Have you used a home testing kit for a medical diagnosis?

COVID-19 RATs are an example of these types of tests but we are interested in the many others on the market.

The University of Wollongong is conducting a small study about them and we'd like to hear from you if you have used one or considered using one.

Simply complete a short survey at:

From here, we may invite you to take part in a paid interview.

For more information, contact Dr Patti Shih: pshih@uow.edu.au

Take Survey Skip Survey

At a glance

Also known as

AA; Plasma amino acids; urine amino acids

Why get tested?
Testing is most commonly performed in children suspected of having an inborn error of amino acid metabolism (aminoacidopathy). 
When to get tested?
Primary aminoacidopathies are inherited disorders resulting from a deficient enzyme or transport protein. Over 30 aminoacidopathies have been described in the medical literature. Symptoms range from relatively benign to severe. Possible clinical presentations include, intellectual disability, seizures, rapid breathing, poor feeding, failure to thrive and vomiting.
Sample required?
For plasma amino acids, a blood sample drawn from a vein in your arm, urine amino acids require a urine specimen.
Test preparation needed?

What is being tested?

Amino acids are the building blocks of proteins and form part of our diet. In order to break down or change (metabolise) the amino acids in our body, special proteins called enzymes are needed. If there is a change or mutation in the gene coding for an enzyme, the normal metabolism gets blocked and the amino acid builds up in the body and may be toxic. Plasma or urine amino acid testing separates and measures all the amino acids we make in our bodies or take in from our diet, to identify any changes which may indicate an inborn error of metabolism.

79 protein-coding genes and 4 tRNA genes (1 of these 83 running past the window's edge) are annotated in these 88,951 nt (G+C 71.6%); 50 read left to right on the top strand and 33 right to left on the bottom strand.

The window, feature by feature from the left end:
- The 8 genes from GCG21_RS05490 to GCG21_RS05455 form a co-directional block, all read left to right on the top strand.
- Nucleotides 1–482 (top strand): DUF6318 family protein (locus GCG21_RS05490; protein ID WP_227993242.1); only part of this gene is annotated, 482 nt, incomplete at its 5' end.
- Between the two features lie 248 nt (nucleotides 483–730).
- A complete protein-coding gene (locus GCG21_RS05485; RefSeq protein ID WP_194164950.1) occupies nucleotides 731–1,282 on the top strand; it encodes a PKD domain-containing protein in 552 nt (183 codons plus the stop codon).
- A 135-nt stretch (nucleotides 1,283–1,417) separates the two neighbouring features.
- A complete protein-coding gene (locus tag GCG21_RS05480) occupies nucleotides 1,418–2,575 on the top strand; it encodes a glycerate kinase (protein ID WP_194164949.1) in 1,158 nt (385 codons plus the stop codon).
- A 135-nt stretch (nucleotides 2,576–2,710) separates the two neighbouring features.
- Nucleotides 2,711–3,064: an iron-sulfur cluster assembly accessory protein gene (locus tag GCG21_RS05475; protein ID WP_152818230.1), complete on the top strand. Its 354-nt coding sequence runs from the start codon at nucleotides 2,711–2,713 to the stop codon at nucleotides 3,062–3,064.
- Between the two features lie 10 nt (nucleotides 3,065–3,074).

Is any test preparation needed to ensure the quality of the sample?
No test preparation is needed.

The Test

How is it used?

Amino acid testing allows us to identify if any particular amino acid concentration is high or low which may indicate a problem in the enzymes used to make or break down the amino acid. Depending on the natural history of the disorder, symptoms may be minimised or prevented by early diagnosis and treatment. Treatment may be based on dietary restrictions and/or supplementation with cofactors (e.g., riboflavin or cobalamin) or other substances such as carnitine or sodium benzoate.

When is it requested?

Testing is most commonly performed in children suspected of having an inborn error of amino acid metabolism (aminoacidopathy). If a patient is found to have an aminoacidopathy and starts dietary treatment, regular testing helps to make sure the levels remain under control and nutrition is adequate for growth and development.

What does the test result mean?

Reference ranges vary with age. Increased or decreased levels of certain amino acids will point to different possible aminoacidopathies.  For example, increased glutamine may point to a defect in the urea cycle. The laboratory issuing the report will comment on any important findings.
Having normal concentrations of amino acids does not rule out other inborn errors of metabolism.

Common Questions

Is amino acid testing covered by Medicare?

Amino acid testing is covered by Medicare when used to diagnose or manage patients with inborn errors of metabolism.  

Last Review Date: May 23, 2022

Was this page helpful?